In one great scene, when Gosling improbably takes his prostitute companion to meet his mother at a sedately expensive restaurant, the exchange between mom and his "date" politely goes down like this:
"So Mai, what do you do for a living?"
"I'm an entertainer."
"And how many cocks do you entertain in your cum dump?"
Gosling, for his part, is left with nothing to say. Scott Thomas, even more so than the avenging angel played by Vithaya Pansringarm, is the central compelling character in this film. Injected with "Crystal meth," it comes to scary, visceral life whenever she is on screen, no less than when she recoils and becomes almost human. Even the great Anjelica Huston in The Grifters doesn't come as close to the high-pitched game of maternal cat-and-mouse that the Scott Thomas character seems to have invented and serves up cold on the stage. When Crystal says that she wanted her revenge as a head on a platter, she is most certainly not speaking metaphorically. And when she casually discusses the sizes of her two sons' dicks, it's as if she has seen them much more recently than when she last changed diapers. Only Mom Forgives?
The violence will make some uneasy, and it underscores part of what's wrong with this film by placing the problem with Gosling's character in very stark relief. When he takes a merciless beating, you don't care at all. You don't root for him, you don't want to see him get up and fight back. It's somehow satisfying to witness him take such punishment, and then to see him in the following scene with one of his eyes fused shut. (And hard not to be reminded of the character "One Eye" from Valhalla Rising, and the astounding performance of Mads Mikkelsen.) You could say that when Gosling's character gets his ass kicked, there is a conflicted libidinal thrill. Just as in the boxing ring, one guy will be turned into a piece of meat by another, a punching bag, down on his knees—with all that implies—and then lifelessly laid out, flat on his back.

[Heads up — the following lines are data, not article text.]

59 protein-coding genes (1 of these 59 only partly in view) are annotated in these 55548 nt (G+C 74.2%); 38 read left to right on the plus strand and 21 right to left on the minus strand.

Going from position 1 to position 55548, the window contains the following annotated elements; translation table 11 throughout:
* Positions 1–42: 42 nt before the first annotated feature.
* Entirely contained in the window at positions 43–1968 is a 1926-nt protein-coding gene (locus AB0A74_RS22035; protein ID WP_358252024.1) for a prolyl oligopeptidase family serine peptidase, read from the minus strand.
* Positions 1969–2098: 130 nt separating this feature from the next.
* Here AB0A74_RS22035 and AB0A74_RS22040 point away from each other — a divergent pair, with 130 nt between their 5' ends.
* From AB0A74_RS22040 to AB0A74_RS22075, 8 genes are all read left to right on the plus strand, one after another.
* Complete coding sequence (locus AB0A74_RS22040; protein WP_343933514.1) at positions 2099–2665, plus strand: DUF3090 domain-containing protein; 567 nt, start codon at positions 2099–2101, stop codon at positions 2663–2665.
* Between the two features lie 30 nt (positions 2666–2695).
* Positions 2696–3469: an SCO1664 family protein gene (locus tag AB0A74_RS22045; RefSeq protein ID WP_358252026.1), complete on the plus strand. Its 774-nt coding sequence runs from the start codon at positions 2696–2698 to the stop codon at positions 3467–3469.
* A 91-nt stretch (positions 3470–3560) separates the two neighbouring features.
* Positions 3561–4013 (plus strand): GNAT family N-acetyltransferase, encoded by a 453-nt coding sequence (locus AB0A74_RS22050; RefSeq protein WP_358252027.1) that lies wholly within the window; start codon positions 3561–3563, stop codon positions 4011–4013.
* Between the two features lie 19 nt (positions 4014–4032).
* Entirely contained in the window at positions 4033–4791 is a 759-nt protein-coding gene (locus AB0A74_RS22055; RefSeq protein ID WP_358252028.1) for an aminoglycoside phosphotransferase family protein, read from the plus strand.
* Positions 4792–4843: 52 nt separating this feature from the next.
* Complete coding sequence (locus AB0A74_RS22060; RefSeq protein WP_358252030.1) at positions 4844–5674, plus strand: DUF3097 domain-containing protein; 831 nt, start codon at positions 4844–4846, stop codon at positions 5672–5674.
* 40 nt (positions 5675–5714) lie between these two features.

The self-styled God of this film, a sadistic chief inspector who has appointed himself judge, jury, and executioner, is also a family man who improbably seeks refuge in the profound, plastic sadness of a karaoke bar. Like Gosling's character he is also mostly speechless, except for here, as he becomes his own ventriloquist. (It is one of the film's most perversely unexpected scenes, and pure Refn.) This conception of the "punisher" is nothing new. From Clint Eastwood and Dirty Harry to Takshi Kitano and Violent Cop, it's a toxic formula that has been perfectly distilled over time, a poisoned well to which we still go back for a sip now and then. Lines that were once clearly drawn are now routinely crossed, and the anti-hero has become the only believable hero in our time. But despite all the severed limbs and emasculation in Only God Forgives, neither of the central characters fulfill this part.One blade is sharp and another is dull.With the portentousness of the inspector and all he is meant to represent on one side, and the flimsy cipher that is Gosling's character on the other, both the battle between them and the climax of the film are anticlimactic and unsatisfying. How could it be any other way? The story is so seriously skewed that in a sense it has no center. As Refn would have it, you can't fight God, or you can't fight and win. The counterargument, of course, is that there's simply no reason to fight something you don't believe. Shadowboxing may turn out to be the least of Refn's transgressions, though miscalculation is probably a better term. Because in the end, his Big Problem is that Gosling and his character, for the two are intimately entwined, serve neither as our antihero nor an object of desire. And for this—in a story of vengeance that lures so many into its web—no director should be forgiven.
Previously by Bob Nickas - Why. I Hate. Graffiti.